JDE creates direct presence in local market

JD Edwards has acquired Dalma Computer Systems to establish a local office in the Middle East. As a result, it hopes to boost both its sales and market share throughout the region.

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By  Matthew Southwell Published  May 25, 2003

|~||~||~|Enterprise resource planning (ERP) giant, JD Edwards, has established a direct presence in the Middle East through the acquisition of its UAE partner, Dalma Computer Systems. The software vendor hopes the several million dollar deal will not only boost its sales and market share in the region, but also improve customer service and introduce local businesses to JD Edwards’ extended product portfolio.

“The Middle East is experiencing a lot of new business opportunities as it opens up to international trade, while industry analysts are predicting that local market demand for business software is going to continue to experience double-digit growth of around 15% over the next several years,” says Fady Sfeir, the newly appointed managing director for JD Edwards Middle East.

“As such, we have decided to open a direct office here in Dubai by acquiring Dalma computer systems and, by establishing an operation here and boosting the quality of our operation, we will be able to close the gap [on our competitors] and become a leading software provider in the Middle East,” he adds.

The acquisition of Dalma is the latest in a string of deals that has seen JD Edwards buy companies in India, China and Sweden. According to Gilles Lambret, vice president & general manager of JD Edwards Southern Europe, such deals have been necessary to ensure that the company keeps growing in light of poor sales within Europe and North America.

“Currently, we are looking to expand our business worldwide… We are struggling in terms of growth worldwide, like most other software companies, and one of the easy answers is to buy some services companies in order to reach critical mass in developing markets. Therefore, this deal in the Middle East is part of our global growth,” he says.

In practical terms, the local deal will see Dalma’s 40-odd employees integrated into a local JD Edwards office and approximately ten international staff will join them. While sales and marketing will be strongly represented in this foreign contingent, the vendor says it is bringing new skills to the operation, such as project management.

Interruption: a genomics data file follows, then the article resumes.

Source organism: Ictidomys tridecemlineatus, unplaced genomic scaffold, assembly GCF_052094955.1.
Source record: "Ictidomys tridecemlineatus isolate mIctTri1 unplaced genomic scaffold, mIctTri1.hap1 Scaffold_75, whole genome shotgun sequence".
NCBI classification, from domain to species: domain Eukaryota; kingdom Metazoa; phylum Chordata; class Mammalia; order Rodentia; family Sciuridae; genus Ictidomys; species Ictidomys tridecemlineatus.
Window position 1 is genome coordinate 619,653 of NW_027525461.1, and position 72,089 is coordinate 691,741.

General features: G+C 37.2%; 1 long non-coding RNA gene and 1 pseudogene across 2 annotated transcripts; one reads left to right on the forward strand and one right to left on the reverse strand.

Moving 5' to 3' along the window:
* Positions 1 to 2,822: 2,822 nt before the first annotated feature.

“The whole reason for this investment [in Dalma] is to give the market something slightly different. So in addition to bringing sales & marketing people to the market we will add technical and implementation skills. We see this as a differentiator in the local market,” says Tim Caulkett, Middle East regional director for JD Edwards.

Lambret argues that these additional skills will be key as the vendor attempts to grow its local market share as, arguably, the ERP battle is no longer being fought in the back office but in the realm of extended ERP.

“ERP is much more complex now because it is not just back office — you have customer relationship management (CRM), supply chain management (SCM) and business intelligence (BI). It is very difficult for business partners to have skills in all of these areas so the skills that we will bring to the local market are important,” he says.

In addition to bringing product skills to the local operation, JD Edwards’ international employees will also beef up Dalma’s implementation methodologies and help its end users achieve a more tangible return on investment (ROI).

“We will be rolling out JDE’s global methodologies and tools for project management in the Middle East. In addition, we will bring our value assessment tools to the region to help users get as much benefit as possible from [implementations],” confirms Sfeir.

Just how much growth the acquisition will provide is unclear. The additional skills brought to the region by JD Edwards’ international team, for instance, may find fallow ground as SCM and BI have yet to really take off in the local market. Caulkett agrees and admits that extended ERP sales are unlikely to soar for the next couple of years.

“In terms of the local market, the new products [such as CRM, SCM and BI] are gaining interest, but we are not quite there yet. These products have a lot of growth potential for the next two years, but in the meantime ERP continue to make up most of our sales,” he says. ||**||

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